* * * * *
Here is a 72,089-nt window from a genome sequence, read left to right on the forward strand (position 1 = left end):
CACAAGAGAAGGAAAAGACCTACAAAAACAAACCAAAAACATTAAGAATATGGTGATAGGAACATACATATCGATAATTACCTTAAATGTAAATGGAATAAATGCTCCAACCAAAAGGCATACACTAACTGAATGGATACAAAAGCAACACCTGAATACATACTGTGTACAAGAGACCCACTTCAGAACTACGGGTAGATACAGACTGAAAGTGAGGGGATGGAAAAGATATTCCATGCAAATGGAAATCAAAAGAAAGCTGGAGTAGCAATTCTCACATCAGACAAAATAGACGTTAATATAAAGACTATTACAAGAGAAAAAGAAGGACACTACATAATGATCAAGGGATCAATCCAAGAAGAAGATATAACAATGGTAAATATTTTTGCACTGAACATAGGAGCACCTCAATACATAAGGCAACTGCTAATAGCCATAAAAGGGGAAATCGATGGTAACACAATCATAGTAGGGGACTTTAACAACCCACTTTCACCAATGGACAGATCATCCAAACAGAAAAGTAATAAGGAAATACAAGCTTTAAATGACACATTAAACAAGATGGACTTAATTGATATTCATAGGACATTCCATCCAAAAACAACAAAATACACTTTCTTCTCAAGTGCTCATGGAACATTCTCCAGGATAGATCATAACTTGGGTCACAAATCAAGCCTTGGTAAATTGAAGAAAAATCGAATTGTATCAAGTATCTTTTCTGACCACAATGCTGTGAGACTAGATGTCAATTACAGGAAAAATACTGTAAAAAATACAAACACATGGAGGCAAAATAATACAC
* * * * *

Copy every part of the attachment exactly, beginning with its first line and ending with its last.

Here is a 72,089-nt window from a genome sequence, read left to right on the forward strand (position 1 = left end):
CACAAGAGAAGGAAAAGACCTACAAAAACAAACCAAAAACATTAAGAATATGGTGATAGGAACATACATATCGATAATTACCTTAAATGTAAATGGAATAAATGCTCCAACCAAAAGGCATACACTAACTGAATGGATACAAAAGCAACACCTGAATACATACTGTGTACAAGAGACCCACTTCAGAACTACGGGTAGATACAGACTGAAAGTGAGGGGATGGAAAAGATATTCCATGCAAATGGAAATCAAAAGAAAGCTGGAGTAGCAATTCTCACATCAGACAAAATAGACGTTAATATAAAGACTATTACAAGAGAAAAAGAAGGACACTACATAATGATCAAGGGATCAATCCAAGAAGAAGATATAACAATGGTAAATATTTTTGCACTGAACATAGGAGCACCTCAATACATAAGGCAACTGCTAATAGCCATAAAAGGGGAAATCGATGGTAACACAATCATAGTAGGGGACTTTAACAACCCACTTTCACCAATGGACAGATCATCCAAACAGAAAAGTAATAAGGAAATACAAGCTTTAAATGACACATTAAACAAGATGGACTTAATTGATATTCATAGGACATTCCATCCAAAAACAACAAAATACACTTTCTTCTCAAGTGCTCATGGAACATTCTCCAGGATAGATCATAACTTGGGTCACAAATCAAGCCTTGGTAAATTGAAGAAAAATCGAATTGTATCAAGTATCTTTTCTGACCACAATGCTGTGAGACTAGATGTCAATTACAGGAAAAATACTGTAAAAAATACAAACACATGGAGGCAAAATAATACAC